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There's an art to the write-down. On the one hand, you don't want to scare people by writing down too much money unnecessarily. But on the other hand, you want to be conservative, and you certainly don't want to have to take any subsequent write-downs because the first tranche wasn't aggressive enough. (Just ask Chuck Prince.) So I was heartened to see today that Lehman Brothers (LEH) seems to be getting it right: its fourth-quarter profits included "$320 million of gains from the sale of leveraged loans that were previously written down".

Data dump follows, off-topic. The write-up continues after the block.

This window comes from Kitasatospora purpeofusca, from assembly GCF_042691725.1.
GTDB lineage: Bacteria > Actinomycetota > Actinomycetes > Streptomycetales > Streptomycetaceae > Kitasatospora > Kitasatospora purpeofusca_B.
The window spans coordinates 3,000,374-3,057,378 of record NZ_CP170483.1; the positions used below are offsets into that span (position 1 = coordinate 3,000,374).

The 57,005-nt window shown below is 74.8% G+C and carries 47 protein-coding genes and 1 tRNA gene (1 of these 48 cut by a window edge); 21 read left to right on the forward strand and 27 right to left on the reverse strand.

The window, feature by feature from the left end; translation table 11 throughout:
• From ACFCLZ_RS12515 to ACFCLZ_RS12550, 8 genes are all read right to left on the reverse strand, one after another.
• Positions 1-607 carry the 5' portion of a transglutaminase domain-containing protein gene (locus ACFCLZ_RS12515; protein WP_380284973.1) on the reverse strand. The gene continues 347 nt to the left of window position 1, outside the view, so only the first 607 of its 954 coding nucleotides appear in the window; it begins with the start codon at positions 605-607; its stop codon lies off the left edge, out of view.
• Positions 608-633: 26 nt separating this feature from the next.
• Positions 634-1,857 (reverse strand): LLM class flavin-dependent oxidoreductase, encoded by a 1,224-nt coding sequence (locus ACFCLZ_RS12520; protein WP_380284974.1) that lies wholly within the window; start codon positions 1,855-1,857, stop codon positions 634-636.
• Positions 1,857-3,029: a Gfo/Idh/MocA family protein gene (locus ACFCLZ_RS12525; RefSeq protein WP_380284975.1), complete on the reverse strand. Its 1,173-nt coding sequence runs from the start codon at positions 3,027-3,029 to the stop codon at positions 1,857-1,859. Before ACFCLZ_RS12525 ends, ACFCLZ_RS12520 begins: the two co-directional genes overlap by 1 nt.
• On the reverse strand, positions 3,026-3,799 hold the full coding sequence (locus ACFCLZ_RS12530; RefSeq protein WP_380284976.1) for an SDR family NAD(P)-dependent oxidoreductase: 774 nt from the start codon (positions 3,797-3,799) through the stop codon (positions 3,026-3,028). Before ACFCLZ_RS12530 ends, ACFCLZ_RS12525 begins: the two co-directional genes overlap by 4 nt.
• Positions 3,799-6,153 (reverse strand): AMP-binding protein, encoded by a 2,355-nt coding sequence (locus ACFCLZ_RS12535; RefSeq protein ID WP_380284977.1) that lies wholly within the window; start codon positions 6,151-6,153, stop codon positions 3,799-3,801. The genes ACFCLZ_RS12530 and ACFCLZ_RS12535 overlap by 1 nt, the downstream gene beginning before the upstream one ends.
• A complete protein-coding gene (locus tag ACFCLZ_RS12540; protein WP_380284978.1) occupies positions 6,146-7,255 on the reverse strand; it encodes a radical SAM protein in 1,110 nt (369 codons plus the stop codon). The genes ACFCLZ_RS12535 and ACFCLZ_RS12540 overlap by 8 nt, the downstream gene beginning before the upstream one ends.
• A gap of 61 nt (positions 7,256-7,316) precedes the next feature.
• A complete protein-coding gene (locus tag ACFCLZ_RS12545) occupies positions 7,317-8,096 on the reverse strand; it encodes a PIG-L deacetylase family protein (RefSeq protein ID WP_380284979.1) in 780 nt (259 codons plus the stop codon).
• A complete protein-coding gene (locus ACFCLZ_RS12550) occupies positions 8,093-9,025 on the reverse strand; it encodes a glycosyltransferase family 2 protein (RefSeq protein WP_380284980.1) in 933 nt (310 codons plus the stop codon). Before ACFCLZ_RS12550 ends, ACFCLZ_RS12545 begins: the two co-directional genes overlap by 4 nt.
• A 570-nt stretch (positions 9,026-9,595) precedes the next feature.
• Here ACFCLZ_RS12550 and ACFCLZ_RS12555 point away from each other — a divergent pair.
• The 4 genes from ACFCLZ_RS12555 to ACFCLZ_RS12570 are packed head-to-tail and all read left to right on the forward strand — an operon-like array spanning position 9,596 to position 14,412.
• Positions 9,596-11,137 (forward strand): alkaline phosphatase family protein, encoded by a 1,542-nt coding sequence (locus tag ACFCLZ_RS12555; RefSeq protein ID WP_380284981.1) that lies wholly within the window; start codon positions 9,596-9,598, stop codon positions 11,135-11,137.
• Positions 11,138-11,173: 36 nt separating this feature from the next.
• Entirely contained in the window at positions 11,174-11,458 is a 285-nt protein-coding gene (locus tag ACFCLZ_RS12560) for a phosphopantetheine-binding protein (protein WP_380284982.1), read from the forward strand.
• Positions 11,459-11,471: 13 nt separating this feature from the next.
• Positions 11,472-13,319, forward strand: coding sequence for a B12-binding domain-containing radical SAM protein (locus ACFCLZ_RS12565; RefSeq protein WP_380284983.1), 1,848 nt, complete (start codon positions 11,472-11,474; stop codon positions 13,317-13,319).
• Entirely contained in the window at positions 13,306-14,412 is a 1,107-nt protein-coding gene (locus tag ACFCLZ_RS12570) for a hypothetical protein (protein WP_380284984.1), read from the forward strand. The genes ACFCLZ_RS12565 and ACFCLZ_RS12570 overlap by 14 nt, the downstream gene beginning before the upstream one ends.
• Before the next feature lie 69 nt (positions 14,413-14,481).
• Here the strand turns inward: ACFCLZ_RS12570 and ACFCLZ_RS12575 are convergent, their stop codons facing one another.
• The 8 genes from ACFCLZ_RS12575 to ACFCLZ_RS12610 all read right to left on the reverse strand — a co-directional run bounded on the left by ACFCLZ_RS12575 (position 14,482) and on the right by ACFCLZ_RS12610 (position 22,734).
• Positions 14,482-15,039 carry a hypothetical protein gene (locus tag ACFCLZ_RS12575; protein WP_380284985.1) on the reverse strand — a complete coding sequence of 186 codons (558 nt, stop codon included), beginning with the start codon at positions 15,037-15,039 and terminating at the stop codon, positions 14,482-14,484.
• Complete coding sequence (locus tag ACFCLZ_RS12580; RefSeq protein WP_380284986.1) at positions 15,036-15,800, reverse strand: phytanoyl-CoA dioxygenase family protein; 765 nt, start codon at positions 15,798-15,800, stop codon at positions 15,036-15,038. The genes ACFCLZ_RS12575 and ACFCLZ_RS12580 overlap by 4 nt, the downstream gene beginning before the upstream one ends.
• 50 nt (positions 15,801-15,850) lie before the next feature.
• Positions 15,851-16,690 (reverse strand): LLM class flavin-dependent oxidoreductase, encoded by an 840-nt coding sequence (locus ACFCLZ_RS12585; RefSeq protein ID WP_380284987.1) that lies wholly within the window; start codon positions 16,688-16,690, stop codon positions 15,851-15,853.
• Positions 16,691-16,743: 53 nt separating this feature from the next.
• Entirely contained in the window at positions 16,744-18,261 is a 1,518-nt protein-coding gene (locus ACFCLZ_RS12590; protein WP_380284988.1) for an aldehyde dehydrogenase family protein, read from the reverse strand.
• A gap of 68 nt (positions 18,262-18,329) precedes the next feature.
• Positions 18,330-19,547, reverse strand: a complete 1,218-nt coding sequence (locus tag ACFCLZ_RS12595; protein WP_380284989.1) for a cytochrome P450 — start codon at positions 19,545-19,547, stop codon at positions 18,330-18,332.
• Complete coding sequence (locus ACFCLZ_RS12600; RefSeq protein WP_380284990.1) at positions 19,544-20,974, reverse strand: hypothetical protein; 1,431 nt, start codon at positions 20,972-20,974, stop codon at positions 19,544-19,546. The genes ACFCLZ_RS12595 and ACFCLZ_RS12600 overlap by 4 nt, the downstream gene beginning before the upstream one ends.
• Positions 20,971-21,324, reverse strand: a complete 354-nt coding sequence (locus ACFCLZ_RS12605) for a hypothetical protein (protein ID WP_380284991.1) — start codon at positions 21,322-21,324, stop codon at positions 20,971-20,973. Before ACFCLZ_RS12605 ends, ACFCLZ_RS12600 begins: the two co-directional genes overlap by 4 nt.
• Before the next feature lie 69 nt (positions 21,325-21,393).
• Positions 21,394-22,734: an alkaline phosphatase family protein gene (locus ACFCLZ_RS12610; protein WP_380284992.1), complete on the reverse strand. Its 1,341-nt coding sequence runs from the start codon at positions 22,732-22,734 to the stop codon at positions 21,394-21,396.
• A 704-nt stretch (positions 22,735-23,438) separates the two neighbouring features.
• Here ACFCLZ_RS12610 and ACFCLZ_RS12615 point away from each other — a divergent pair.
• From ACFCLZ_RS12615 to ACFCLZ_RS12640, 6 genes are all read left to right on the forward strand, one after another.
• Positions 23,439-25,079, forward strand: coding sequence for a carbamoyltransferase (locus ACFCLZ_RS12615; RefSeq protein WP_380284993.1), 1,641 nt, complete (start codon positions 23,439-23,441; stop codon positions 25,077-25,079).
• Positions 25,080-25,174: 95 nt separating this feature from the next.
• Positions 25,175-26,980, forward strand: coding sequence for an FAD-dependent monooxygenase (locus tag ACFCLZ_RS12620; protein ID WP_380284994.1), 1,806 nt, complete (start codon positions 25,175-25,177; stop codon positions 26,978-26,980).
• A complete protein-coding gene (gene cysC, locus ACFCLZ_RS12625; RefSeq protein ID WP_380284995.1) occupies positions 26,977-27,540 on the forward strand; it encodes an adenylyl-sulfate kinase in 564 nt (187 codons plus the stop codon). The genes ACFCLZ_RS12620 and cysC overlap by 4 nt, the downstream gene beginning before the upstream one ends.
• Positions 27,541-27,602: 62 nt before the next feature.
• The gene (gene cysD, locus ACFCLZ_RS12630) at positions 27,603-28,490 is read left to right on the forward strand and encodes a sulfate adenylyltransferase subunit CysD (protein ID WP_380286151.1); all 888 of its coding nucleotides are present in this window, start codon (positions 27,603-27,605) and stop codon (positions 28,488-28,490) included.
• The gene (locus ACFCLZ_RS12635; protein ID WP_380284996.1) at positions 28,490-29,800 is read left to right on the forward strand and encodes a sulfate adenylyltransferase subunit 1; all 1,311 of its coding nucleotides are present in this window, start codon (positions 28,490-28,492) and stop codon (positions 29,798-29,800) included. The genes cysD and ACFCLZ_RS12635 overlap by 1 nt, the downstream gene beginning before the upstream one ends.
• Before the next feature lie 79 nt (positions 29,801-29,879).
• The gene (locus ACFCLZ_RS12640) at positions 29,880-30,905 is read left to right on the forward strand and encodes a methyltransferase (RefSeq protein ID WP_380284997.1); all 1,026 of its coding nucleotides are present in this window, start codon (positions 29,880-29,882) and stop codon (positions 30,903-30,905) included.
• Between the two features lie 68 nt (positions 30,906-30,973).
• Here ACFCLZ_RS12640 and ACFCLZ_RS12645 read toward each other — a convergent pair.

That's the way it should be done: take a big-but-not-too-big writedown, and then turn a profit during the following quarter when you sell those assets for more than you wrote them down to. Let's hope other banks will prove able to pull off the same trick.

Source: Lehman Profits From Earlier Write-Downs